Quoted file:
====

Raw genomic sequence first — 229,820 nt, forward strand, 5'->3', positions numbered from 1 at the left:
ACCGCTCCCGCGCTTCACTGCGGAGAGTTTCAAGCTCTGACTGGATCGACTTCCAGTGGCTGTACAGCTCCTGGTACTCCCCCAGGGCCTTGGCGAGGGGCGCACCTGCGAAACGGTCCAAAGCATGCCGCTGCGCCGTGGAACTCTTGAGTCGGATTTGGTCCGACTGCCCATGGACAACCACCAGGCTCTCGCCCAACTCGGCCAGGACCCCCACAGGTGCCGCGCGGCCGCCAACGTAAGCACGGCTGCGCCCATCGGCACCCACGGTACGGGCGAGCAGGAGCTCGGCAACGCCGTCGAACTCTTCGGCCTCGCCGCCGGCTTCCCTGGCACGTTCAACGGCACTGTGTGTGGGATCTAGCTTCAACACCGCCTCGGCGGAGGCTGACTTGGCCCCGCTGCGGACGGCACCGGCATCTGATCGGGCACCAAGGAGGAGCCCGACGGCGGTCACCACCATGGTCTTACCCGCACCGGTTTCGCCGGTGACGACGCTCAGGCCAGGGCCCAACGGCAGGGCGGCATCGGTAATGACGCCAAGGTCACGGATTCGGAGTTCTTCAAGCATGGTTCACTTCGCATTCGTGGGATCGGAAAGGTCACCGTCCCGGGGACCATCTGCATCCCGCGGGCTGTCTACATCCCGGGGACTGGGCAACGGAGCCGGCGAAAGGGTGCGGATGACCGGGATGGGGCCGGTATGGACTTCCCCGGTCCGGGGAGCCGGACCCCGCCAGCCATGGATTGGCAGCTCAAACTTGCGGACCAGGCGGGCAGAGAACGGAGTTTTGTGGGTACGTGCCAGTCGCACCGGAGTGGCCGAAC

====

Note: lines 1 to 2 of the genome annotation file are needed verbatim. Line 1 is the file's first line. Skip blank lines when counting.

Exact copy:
Raw genomic sequence first — 229,820 nt, forward strand, 5'->3', positions numbered from 1 at the left:
ACCGCTCCCGCGCTTCACTGCGGAGAGTTTCAAGCTCTGACTGGATCGACTTCCAGTGGCTGTACAGCTCCTGGTACTCCCCCAGGGCCTTGGCGAGGGGCGCACCTGCGAAACGGTCCAAAGCATGCCGCTGCGCCGTGGAACTCTTGAGTCGGATTTGGTCCGACTGCCCATGGACAACCACCAGGCTCTCGCCCAACTCGGCCAGGACCCCCACAGGTGCCGCGCGGCCGCCAACGTAAGCACGGCTGCGCCCATCGGCACCCACGGTACGGGCGAGCAGGAGCTCGGCAACGCCGTCGAACTCTTCGGCCTCGCCGCCGGCTTCCCTGGCACGTTCAACGGCACTGTGTGTGGGATCTAGCTTCAACACCGCCTCGGCGGAGGCTGACTTGGCCCCGCTGCGGACGGCACCGGCATCTGATCGGGCACCAAGGAGGAGCCCGACGGCGGTCACCACCATGGTCTTACCCGCACCGGTTTCGCCGGTGACGACGCTCAGGCCAGGGCCCAACGGCAGGGCGGCATCGGTAATGACGCCAAGGTCACGGATTCGGAGTTCTTCAAGCATGGTTCACTTCGCATTCGTGGGATCGGAAAGGTCACCGTCCCGGGGACCATCTGCATCCCGCGGGCTGTCTACATCCCGGGGACTGGGCAACGGAGCCGGCGAAAGGGTGCGGATGACCGGGATGGGGCCGGTATGGACTTCCCCGGTCCGGGGAGCCGGACCCCGCCAGCCATGGATTGGCAGCTCAAACTTGCGGACCAGGCGGGCAGAGAACGGAGTTTTGTGGGTACGTGCCAGTCGCACCGGAGTGGCCGAAC